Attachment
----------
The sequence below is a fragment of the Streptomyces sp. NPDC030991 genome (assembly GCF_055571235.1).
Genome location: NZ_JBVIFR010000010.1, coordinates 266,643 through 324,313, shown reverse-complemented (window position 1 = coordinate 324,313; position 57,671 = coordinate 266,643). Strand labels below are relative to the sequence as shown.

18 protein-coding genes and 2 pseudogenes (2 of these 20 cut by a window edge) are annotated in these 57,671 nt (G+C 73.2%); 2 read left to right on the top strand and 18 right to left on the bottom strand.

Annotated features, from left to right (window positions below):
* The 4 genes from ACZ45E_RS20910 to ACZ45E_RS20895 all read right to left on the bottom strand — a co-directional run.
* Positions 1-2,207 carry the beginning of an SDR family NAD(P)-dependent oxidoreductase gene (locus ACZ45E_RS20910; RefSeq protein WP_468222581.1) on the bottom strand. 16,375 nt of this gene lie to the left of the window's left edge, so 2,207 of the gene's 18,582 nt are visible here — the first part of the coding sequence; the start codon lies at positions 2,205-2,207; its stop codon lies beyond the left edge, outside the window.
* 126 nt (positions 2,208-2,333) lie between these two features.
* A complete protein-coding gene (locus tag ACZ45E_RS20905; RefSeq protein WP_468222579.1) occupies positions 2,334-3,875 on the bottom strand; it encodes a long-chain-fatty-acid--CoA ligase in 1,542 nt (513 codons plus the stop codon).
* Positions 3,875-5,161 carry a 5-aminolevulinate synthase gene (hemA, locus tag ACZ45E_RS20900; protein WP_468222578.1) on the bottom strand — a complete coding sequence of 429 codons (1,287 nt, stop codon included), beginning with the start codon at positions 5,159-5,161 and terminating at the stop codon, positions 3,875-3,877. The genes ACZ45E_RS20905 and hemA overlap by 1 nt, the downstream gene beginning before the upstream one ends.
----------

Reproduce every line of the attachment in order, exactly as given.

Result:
The sequence below is a fragment of the Streptomyces sp. NPDC030991 genome (assembly GCF_055571235.1).
Genome location: NZ_JBVIFR010000010.1, coordinates 266,643 through 324,313, shown reverse-complemented (window position 1 = coordinate 324,313; position 57,671 = coordinate 266,643). Strand labels below are relative to the sequence as shown.

18 protein-coding genes and 2 pseudogenes (2 of these 20 cut by a window edge) are annotated in these 57,671 nt (G+C 73.2%); 2 read left to right on the top strand and 18 right to left on the bottom strand.

Annotated features, from left to right (window positions below):
* The 4 genes from ACZ45E_RS20910 to ACZ45E_RS20895 all read right to left on the bottom strand — a co-directional run.
* Positions 1-2,207 carry the beginning of an SDR family NAD(P)-dependent oxidoreductase gene (locus ACZ45E_RS20910; RefSeq protein WP_468222581.1) on the bottom strand. 16,375 nt of this gene lie to the left of the window's left edge, so 2,207 of the gene's 18,582 nt are visible here — the first part of the coding sequence; the start codon lies at positions 2,205-2,207; its stop codon lies beyond the left edge, outside the window.
* 126 nt (positions 2,208-2,333) lie between these two features.
* A complete protein-coding gene (locus tag ACZ45E_RS20905; RefSeq protein WP_468222579.1) occupies positions 2,334-3,875 on the bottom strand; it encodes a long-chain-fatty-acid--CoA ligase in 1,542 nt (513 codons plus the stop codon).
* Positions 3,875-5,161 carry a 5-aminolevulinate synthase gene (hemA, locus tag ACZ45E_RS20900; protein WP_468222578.1) on the bottom strand — a complete coding sequence of 429 codons (1,287 nt, stop codon included), beginning with the start codon at positions 5,159-5,161 and terminating at the stop codon, positions 3,875-3,877. The genes ACZ45E_RS20905 and hemA overlap by 1 nt, the downstream gene beginning before the upstream one ends.